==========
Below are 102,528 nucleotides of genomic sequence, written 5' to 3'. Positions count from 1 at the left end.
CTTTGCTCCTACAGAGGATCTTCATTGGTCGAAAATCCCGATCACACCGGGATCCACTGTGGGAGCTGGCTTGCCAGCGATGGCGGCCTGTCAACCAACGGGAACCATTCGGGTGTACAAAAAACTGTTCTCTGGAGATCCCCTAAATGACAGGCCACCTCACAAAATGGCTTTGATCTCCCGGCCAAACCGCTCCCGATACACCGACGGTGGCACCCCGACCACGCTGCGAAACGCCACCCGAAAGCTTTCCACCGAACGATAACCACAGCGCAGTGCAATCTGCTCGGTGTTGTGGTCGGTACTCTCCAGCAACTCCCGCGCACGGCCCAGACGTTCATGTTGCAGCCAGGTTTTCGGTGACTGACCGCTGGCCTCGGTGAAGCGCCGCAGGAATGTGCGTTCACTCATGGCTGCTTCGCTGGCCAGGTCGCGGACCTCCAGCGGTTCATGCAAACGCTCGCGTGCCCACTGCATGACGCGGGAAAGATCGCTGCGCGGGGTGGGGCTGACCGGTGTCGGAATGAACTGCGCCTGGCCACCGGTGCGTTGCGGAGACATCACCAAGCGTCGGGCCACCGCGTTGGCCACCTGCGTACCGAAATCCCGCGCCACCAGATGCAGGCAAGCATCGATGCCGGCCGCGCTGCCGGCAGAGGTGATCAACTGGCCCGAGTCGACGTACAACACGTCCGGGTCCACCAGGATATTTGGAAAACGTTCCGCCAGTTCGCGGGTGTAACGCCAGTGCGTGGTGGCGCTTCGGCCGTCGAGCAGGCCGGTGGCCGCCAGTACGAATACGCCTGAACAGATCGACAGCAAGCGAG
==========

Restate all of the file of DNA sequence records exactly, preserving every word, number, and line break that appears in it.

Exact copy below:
Below are 102,528 nucleotides of genomic sequence, written 5' to 3'. Positions count from 1 at the left end.
CTTTGCTCCTACAGAGGATCTTCATTGGTCGAAAATCCCGATCACACCGGGATCCACTGTGGGAGCTGGCTTGCCAGCGATGGCGGCCTGTCAACCAACGGGAACCATTCGGGTGTACAAAAAACTGTTCTCTGGAGATCCCCTAAATGACAGGCCACCTCACAAAATGGCTTTGATCTCCCGGCCAAACCGCTCCCGATACACCGACGGTGGCACCCCGACCACGCTGCGAAACGCCACCCGAAAGCTTTCCACCGAACGATAACCACAGCGCAGTGCAATCTGCTCGGTGTTGTGGTCGGTACTCTCCAGCAACTCCCGCGCACGGCCCAGACGTTCATGTTGCAGCCAGGTTTTCGGTGACTGACCGCTGGCCTCGGTGAAGCGCCGCAGGAATGTGCGTTCACTCATGGCTGCTTCGCTGGCCAGGTCGCGGACCTCCAGCGGTTCATGCAAACGCTCGCGTGCCCACTGCATGACGCGGGAAAGATCGCTGCGCGGGGTGGGGCTGACCGGTGTCGGAATGAACTGCGCCTGGCCACCGGTGCGTTGCGGAGACATCACCAAGCGTCGGGCCACCGCGTTGGCCACCTGCGTACCGAAATCCCGCGCCACCAGATGCAGGCAAGCATCGATGCCGGCCGCGCTGCCGGCAGAGGTGATCAACTGGCCCGAGTCGACGTACAACACGTCCGGGTCCACCAGGATATTTGGAAAACGTTCCGCCAGTTCGCGGGTGTAACGCCAGTGCGTGGTGGCGCTTCGGCCGTCGAGCAGGCCGGTGGCCGCCAGTACGAATACGCCTGAACAGATCGACAGCAAGCGAG